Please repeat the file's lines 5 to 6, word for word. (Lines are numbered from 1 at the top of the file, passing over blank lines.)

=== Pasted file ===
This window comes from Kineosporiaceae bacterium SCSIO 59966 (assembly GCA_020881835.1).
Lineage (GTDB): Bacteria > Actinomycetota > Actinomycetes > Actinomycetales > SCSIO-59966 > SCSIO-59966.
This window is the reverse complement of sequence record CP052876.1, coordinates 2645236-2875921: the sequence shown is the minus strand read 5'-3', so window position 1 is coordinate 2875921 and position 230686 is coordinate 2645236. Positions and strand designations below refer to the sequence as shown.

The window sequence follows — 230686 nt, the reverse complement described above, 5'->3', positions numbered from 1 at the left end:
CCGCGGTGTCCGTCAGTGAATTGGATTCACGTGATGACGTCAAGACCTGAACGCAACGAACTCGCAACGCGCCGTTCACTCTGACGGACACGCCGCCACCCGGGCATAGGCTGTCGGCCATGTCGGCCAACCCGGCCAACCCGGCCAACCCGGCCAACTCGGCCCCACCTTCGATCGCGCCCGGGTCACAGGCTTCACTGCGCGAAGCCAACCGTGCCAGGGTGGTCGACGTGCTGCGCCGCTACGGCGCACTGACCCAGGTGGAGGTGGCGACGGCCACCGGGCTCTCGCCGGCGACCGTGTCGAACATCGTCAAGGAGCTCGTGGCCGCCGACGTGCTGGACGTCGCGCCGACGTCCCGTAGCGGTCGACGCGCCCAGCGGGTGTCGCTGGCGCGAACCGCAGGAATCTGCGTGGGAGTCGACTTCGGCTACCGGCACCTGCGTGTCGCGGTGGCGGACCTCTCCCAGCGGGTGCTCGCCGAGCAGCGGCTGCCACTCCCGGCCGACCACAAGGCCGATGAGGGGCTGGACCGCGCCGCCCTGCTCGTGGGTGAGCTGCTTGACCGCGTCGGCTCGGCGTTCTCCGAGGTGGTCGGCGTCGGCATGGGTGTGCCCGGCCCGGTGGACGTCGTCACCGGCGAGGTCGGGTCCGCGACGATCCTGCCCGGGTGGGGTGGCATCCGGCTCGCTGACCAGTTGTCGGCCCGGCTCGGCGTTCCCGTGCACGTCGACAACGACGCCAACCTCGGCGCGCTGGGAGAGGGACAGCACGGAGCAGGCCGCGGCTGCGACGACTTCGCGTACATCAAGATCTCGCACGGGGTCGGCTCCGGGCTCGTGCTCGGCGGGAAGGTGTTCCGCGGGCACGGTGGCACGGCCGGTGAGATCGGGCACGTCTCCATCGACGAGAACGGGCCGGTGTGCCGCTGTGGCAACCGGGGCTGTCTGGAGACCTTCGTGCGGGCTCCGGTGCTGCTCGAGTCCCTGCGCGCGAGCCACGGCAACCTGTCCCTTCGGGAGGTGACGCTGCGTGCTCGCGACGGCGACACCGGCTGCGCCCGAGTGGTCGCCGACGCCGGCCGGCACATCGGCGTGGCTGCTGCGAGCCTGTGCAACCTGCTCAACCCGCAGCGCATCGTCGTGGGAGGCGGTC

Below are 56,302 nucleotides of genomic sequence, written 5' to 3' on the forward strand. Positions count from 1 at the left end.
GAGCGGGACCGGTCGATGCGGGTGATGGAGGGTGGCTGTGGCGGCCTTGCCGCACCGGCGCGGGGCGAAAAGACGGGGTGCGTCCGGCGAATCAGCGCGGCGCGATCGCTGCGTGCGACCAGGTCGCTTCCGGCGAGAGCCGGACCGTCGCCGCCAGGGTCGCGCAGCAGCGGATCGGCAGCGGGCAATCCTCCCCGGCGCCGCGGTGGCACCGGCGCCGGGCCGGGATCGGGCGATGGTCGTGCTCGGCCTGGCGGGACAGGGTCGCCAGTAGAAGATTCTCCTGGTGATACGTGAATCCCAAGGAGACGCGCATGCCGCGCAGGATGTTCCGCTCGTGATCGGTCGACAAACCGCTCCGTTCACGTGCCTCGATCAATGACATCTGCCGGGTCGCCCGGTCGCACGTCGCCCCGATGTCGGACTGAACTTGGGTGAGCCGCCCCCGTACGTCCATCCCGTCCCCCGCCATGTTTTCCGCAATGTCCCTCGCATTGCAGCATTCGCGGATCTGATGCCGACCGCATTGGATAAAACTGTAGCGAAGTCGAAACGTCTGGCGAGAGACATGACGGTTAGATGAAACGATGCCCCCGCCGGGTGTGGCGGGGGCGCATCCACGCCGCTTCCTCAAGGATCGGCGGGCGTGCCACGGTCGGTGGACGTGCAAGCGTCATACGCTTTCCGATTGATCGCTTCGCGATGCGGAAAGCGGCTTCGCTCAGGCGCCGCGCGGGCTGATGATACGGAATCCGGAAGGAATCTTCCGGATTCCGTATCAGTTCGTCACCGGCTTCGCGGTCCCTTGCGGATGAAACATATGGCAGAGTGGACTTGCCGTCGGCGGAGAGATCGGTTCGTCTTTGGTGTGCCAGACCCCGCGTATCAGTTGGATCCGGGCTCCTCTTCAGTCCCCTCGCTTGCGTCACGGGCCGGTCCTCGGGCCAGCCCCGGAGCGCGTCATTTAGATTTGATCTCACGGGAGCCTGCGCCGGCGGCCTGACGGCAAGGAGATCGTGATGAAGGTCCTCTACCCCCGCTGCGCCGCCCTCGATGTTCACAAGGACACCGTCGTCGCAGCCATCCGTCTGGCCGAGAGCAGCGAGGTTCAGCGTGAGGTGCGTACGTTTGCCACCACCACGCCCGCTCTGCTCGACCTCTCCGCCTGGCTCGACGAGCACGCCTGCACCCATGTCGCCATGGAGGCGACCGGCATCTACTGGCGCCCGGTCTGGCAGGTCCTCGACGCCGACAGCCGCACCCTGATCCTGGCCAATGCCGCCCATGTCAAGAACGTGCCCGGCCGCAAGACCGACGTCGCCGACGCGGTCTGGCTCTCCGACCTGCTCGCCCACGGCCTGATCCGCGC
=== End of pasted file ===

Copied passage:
CCGCGGTGTCCGTCAGTGAATTGGATTCACGTGATGACGTCAAGACCTGAACGCAACGAACTCGCAACGCGCCGTTCACTCTGACGGACACGCCGCCACCCGGGCATAGGCTGTCGGCCATGTCGGCCAACCCGGCCAACCCGGCCAACCCGGCCAACTCGGCCCCACCTTCGATCGCGCCCGGGTCACAGGCTTCACTGCGCGAAGCCAACCGTGCCAGGGTGGTCGACGTGCTGCGCCGCTACGGCGCACTGACCCAGGTGGAGGTGGCGACGGCCACCGGGCTCTCGCCGGCGACCGTGTCGAACATCGTCAAGGAGCTCGTGGCCGCCGACGTGCTGGACGTCGCGCCGACGTCCCGTAGCGGTCGACGCGCCCAGCGGGTGTCGCTGGCGCGAACCGCAGGAATCTGCGTGGGAGTCGACTTCGGCTACCGGCACCTGCGTGTCGCGGTGGCGGACCTCTCCCAGCGGGTGCTCGCCGAGCAGCGGCTGCCACTCCCGGCCGACCACAAGGCCGATGAGGGGCTGGACCGCGCCGCCCTGCTCGTGGGTGAGCTGCTTGACCGCGTCGGCTCGGCGTTCTCCGAGGTGGTCGGCGTCGGCATGGGTGTGCCCGGCCCGGTGGACGTCGTCACCGGCGAGGTCGGGTCCGCGACGATCCTGCCCGGGTGGGGTGGCATCCGGCTCGCTGACCAGTTGTCGGCCCGGCTCGGCGTTCCCGTGCACGTCGACAACGACGCCAACCTCGGCGCGCTGGGAGAGGGACAGCACGGAGCAGGCCGCGGCTGCGACGACTTCGCGTACATCAAGATCTCGCACGGGGTCGGCTCCGGGCTCGTGCTCGGCGGGAAGGTGTTCCGCGGGCACGGTGGCACGGCCGGTGAGATCGGGCACGTCTCCATCGACGAGAACGGGCCGGTGTGCCGCTGTGGCAACCGGGGCTGTCTGGAGACCTTCGTGCGGGCTCCGGTGCTGCTCGAGTCCCTGCGCGCGAGCCACGGCAACCTGTCCCTTCGGGAGGTGACGCTGCGTGCTCGCGACGGCGACACCGGCTGCGCCCGAGTGGTCGCCGACGCCGGCCGGCACATCGGCGTGGCTGCTGCGAGCCTGTGCAACCTGCTCAACCCGCAGCGCATCGTCGTGGGAGGCGGTC

Below are 56,302 nucleotides of genomic sequence, written 5' to 3' on the forward strand. Positions count from 1 at the left end.